When firefighting is in your blood and you’ve had years of training you have a pretty good idea of how fire behaves and how to stay safe. But on the fire ground, we are dealing with more and more fires that behave unexpectedly – the ones you can’t predict, or control.
The damage they wreak is more complicated than the others, which means communities take longer to fully recover from them.
It was when I was fighting an unpredictable fire more than a decade ago now that I first understood how climate change is driving situations I have never seen before.
As well as increasing the intensity of fires, climate change has extended our fire season by two weeks and decreased our capacity to control short and very sharp events. On the frontline are our rural communities that now face unprecedented bushfire risk.
We need a more thorough and detailed plan to prepare for this new threat.
Preparation must no longer be an afterthought, especially the decision to stay and defend or leave on bad fire days.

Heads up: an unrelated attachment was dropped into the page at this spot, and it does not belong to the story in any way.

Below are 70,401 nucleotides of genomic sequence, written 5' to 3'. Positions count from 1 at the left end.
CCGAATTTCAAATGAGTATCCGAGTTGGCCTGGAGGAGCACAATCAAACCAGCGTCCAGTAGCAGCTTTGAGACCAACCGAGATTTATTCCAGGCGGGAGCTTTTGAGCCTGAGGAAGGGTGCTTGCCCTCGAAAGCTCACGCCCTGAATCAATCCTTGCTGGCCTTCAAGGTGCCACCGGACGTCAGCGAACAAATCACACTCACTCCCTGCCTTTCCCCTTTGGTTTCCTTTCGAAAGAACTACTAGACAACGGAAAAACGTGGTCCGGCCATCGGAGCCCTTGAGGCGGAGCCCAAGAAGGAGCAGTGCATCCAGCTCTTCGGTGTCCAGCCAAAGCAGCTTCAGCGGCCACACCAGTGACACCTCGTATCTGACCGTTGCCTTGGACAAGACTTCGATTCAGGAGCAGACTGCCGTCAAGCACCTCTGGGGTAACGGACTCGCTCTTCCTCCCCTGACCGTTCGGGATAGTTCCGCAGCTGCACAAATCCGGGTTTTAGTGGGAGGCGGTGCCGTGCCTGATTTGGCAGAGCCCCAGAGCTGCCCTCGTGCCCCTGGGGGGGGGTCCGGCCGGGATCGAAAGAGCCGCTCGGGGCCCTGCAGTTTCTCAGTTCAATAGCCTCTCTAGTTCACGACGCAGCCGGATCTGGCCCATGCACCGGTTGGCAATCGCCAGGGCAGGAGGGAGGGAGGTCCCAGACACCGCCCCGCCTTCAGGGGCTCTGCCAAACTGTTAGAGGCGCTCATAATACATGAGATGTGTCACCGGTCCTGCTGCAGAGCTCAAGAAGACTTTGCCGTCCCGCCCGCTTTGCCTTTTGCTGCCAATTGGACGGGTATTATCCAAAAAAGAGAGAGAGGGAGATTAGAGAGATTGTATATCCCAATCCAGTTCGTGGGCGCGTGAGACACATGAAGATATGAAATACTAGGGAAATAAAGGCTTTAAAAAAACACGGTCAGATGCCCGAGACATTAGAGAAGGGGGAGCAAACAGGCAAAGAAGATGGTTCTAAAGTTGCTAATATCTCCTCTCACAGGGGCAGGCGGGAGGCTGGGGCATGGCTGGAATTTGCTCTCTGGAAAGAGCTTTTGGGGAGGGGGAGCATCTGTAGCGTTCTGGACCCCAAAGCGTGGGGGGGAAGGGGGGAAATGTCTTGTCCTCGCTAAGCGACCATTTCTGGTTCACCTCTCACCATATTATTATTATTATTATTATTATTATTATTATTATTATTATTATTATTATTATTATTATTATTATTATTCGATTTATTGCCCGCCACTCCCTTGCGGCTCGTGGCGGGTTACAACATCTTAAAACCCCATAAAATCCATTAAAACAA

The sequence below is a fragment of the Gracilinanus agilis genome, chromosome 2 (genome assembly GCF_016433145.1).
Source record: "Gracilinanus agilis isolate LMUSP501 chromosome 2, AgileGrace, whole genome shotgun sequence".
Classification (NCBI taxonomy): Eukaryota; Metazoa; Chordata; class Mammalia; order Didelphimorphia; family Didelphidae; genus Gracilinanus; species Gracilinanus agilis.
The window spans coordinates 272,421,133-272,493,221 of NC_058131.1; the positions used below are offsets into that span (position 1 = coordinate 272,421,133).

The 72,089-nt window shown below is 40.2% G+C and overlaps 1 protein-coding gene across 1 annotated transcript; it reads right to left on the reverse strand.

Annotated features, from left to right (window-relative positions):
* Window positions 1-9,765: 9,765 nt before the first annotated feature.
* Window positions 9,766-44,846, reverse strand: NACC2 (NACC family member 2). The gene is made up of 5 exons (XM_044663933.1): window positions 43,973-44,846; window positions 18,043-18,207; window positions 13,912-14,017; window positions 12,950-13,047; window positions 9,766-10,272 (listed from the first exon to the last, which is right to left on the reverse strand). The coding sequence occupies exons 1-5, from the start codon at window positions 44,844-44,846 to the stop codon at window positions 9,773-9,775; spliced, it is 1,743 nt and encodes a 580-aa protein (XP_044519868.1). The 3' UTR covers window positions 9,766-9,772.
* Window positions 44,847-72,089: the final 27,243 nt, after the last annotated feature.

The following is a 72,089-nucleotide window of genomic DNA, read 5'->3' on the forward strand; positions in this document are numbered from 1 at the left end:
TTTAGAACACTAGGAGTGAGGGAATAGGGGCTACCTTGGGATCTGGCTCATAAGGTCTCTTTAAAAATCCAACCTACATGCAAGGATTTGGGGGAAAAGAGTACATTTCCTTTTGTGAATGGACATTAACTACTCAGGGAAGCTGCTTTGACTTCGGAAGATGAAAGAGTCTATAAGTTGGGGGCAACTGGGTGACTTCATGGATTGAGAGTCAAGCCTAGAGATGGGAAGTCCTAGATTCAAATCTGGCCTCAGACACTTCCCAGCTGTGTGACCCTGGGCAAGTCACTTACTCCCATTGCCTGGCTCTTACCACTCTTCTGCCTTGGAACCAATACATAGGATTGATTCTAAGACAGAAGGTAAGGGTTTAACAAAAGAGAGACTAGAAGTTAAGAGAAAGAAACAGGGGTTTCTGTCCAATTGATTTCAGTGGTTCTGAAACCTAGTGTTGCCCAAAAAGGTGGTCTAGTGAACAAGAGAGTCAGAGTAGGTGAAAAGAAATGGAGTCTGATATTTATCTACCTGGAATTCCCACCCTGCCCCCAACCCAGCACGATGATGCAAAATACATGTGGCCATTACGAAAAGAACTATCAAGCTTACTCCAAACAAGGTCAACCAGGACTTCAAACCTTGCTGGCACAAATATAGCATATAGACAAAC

Bigger fires mean longer recovery times. I personally witnessed the long and traumatic recovery following the devastating ACT bushfires in 2003.
A recent report by Melbourne University, Beyond Bushfires, found that eight years after Black Saturday, communities are still rebuilding and grappling with the health effects of the fire.
Communities as a whole have to do more than simply create a “new normal” after a major fire.
Climatic forecasts indicate life will potentially never be the same again.
We need to take stock of how our world is heating up and reexamine how we prepare for what lies ahead.
Vivien Thomson is a rural firefighter with 29 years experience and runs a mixed farm in NSW.
Sign up for our newsletter to stay up to date.